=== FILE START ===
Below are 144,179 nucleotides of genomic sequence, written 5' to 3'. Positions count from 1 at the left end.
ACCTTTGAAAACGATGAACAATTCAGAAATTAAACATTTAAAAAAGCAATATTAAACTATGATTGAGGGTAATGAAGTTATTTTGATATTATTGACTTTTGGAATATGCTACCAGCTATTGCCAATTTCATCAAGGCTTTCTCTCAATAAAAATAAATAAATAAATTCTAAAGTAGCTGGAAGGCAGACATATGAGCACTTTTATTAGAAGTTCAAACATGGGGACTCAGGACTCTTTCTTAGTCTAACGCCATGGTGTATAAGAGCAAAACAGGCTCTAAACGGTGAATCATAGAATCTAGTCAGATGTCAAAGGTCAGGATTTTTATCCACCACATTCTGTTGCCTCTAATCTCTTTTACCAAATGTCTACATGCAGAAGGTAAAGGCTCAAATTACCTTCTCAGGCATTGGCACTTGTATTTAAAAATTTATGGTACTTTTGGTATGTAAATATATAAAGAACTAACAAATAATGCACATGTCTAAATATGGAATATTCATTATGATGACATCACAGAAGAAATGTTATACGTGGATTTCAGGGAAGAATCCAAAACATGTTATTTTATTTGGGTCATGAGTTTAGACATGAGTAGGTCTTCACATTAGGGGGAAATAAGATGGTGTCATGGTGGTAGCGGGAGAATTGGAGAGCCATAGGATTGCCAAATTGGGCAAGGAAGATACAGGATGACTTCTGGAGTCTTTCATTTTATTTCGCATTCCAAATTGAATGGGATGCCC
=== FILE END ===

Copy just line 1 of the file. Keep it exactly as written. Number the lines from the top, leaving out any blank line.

Below are 144,179 nucleotides of genomic sequence, written 5' to 3'. Positions count from 1 at the left end.